[00:20:40.350]and you can also talk about being a critical
[00:20:42.570]and objective user of social media
[00:20:44.490]and the information that you are seeing on the platform.
[00:20:47.100]You may also wanna carefully consider the age that
[00:20:49.410]you want a child to create their own social media account.
[00:20:52.320]Facebook doesn't allow users under the age of 13,
[00:20:55.680]so this might be a helpful guideline
[00:20:57.720]for you as a parent or a caregiver.
[00:20:59.820]But you should still think about your child
[00:21:01.830]and when you think it would be appropriate for them to join
[00:21:04.560]and when they have the skills to join.
[00:21:06.420]And when your child does create
[00:21:08.010]kind of a traditional social media account,
[00:21:10.110]in order for them to have that account,
[00:21:11.760]you might wanna make it a requirement
[00:21:13.230]that they add you as a friend on the platform
[00:21:15.690]so that you can monitor their activities
[00:21:17.760]and what they're posting,
[00:21:18.900]and discuss those things with them as well.
[00:21:21.600]And you also might wanna make it a requirement
[00:21:23.850]that they can only access that account
[00:21:26.370]when they are using the family computer
[00:21:28.500]that you can easily walk by and see
[00:21:31.290]and kind of monitor what they're doing
[00:21:33.180]and that they can't have it on a personal device
[00:21:35.970]like a tablet or a cell phone
[00:21:37.890]'cause that can make it harder to kind of monitor.
[00:21:40.230]I'm not suggesting that you micromanage their usage
[00:21:43.620]by going through all their messages
[00:21:45.330]and reading everything that they discuss with other users.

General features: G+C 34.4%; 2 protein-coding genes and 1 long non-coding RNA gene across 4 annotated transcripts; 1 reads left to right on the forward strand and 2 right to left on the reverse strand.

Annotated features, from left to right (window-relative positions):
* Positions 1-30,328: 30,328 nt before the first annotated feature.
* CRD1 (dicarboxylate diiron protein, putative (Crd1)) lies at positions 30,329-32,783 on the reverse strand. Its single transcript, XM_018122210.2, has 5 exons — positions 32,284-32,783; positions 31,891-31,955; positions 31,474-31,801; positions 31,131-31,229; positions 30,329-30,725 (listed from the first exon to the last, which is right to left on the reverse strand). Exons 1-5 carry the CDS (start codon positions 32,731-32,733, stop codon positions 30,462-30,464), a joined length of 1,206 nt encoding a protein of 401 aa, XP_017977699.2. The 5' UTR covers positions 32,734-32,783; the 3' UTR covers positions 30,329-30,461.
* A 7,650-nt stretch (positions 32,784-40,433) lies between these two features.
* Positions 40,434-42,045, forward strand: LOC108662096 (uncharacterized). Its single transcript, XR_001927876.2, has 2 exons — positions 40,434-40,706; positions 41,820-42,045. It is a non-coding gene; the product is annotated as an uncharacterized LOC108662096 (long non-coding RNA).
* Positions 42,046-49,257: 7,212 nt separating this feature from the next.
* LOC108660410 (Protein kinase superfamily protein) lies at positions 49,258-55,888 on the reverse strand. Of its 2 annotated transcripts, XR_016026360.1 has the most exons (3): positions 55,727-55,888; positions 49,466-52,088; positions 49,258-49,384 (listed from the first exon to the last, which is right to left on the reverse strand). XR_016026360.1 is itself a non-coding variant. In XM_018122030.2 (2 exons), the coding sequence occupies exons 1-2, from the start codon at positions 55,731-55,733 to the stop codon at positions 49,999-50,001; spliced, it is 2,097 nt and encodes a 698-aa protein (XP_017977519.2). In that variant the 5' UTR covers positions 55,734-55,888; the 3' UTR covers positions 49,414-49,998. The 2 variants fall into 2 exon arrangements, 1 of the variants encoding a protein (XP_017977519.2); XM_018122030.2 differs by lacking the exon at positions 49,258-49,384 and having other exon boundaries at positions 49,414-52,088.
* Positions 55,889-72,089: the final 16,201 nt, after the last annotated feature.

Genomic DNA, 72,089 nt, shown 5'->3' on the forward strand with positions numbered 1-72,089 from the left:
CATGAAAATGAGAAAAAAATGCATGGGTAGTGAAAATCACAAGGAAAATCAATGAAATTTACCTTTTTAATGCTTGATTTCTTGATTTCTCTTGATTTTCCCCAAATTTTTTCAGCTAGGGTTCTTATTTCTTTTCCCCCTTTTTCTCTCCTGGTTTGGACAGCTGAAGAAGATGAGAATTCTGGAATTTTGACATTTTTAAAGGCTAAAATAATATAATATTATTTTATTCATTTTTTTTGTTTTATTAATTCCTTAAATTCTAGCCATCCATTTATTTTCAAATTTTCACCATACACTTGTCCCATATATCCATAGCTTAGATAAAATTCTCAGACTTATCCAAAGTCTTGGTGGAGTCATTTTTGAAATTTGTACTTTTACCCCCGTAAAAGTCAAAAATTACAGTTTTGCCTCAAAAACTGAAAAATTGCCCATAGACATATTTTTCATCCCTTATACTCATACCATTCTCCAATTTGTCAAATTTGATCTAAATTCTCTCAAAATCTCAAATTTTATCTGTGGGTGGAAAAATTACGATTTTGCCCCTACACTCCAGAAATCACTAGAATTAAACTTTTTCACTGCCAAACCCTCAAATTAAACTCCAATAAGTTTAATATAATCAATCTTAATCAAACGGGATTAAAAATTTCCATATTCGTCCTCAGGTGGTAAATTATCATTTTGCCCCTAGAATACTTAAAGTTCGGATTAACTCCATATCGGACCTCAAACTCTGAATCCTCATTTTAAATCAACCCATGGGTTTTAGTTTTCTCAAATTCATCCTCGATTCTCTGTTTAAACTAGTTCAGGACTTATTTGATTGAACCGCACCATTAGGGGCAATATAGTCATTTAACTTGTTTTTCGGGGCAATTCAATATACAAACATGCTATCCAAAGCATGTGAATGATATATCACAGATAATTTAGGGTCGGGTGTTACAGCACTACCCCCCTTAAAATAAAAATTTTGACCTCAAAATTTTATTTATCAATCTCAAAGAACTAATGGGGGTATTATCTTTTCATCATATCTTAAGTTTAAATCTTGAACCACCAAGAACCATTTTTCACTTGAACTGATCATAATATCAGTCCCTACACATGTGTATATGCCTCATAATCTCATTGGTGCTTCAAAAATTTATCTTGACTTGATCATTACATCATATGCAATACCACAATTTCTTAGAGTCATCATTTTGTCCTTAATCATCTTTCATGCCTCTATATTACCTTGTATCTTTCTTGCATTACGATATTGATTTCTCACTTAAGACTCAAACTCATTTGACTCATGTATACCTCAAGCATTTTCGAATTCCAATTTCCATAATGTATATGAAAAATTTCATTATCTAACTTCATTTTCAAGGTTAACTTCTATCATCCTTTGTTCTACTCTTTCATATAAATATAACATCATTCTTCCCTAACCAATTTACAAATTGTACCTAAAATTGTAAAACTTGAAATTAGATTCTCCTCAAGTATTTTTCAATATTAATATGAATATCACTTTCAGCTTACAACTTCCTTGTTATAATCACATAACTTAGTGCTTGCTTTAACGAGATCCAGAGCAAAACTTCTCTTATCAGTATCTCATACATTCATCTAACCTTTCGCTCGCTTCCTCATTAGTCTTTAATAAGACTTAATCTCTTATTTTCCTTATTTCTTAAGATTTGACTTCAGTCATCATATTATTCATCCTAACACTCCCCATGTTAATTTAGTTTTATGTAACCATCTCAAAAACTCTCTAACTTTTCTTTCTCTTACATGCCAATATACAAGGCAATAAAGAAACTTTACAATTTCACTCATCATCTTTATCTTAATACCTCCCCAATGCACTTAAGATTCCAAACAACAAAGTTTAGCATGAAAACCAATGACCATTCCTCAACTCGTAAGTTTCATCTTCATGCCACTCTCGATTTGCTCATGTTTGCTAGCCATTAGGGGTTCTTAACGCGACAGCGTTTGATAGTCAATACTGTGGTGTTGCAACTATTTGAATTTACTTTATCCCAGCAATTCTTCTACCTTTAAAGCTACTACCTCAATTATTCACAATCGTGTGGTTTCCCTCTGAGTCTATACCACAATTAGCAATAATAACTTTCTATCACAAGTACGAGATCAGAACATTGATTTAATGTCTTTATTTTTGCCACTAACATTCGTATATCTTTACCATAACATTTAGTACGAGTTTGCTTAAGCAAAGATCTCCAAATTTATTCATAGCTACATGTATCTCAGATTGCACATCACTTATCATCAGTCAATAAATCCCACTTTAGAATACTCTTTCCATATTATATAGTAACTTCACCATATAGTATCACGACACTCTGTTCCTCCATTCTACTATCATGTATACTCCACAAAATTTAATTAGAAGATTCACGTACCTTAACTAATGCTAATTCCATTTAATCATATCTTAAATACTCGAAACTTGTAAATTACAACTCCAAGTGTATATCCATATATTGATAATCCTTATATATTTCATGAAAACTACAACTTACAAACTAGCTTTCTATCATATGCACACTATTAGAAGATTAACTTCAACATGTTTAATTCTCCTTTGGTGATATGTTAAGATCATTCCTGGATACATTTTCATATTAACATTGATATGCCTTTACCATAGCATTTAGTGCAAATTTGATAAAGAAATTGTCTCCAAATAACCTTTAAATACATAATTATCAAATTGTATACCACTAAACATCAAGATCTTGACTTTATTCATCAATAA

[00:21:48.000]This can be a violation of their privacy
[00:21:49.830]and can erode feelings of trust and respect
[00:21:52.050]between you and your child.
[00:21:53.760]But by being present in the room,
[00:21:55.260]you can monitor their activities
[00:21:56.820]and provide a level of supervision without being involved
[00:21:59.430]in everything that they do or say online.
[00:22:02.490]It also allows you to naturally react
[00:22:04.620]when they laugh out loud at something they read or they saw,
[00:22:07.650]and you can ask them,
[00:22:08.483]"Will you show me what you found that was so funny?"
[00:22:10.800]And this can just open up that opportunity for them to share
[00:22:13.800]what they are doing and what they're seeing online with you.
[00:22:16.800]Additionally, you yourself can also model healthy habits
[00:22:19.920]and boundaries with social media usage at home.
[00:22:22.590]So this could be not engaging in social media platforms
[00:22:25.380]during family meals or during family time.
[00:22:27.810]You can also limit the amount of time that you spend
[00:22:30.810]on social media to model that behavior with your child.
[00:22:34.560]And if they have you as a friend on social media,
[00:22:37.350]they're also gonna be watching what you post
[00:22:39.480]and how you post and how you engage with it.
[00:22:42.030]So remember that you can serve
[00:22:43.860]as a positive role model for your child.
[00:22:46.200]And also as kind of mentioned in the interview
[00:22:48.540]with Dr. Kirkpatrick,
[00:22:50.070]think twice before you post photos or videos of your child.
[00:22:54.150]You may be really, really proud of your child,
[00:22:56.310]and you should be, and that's a really natural inclination
[00:22:58.920]is to post that and share that with your friends and family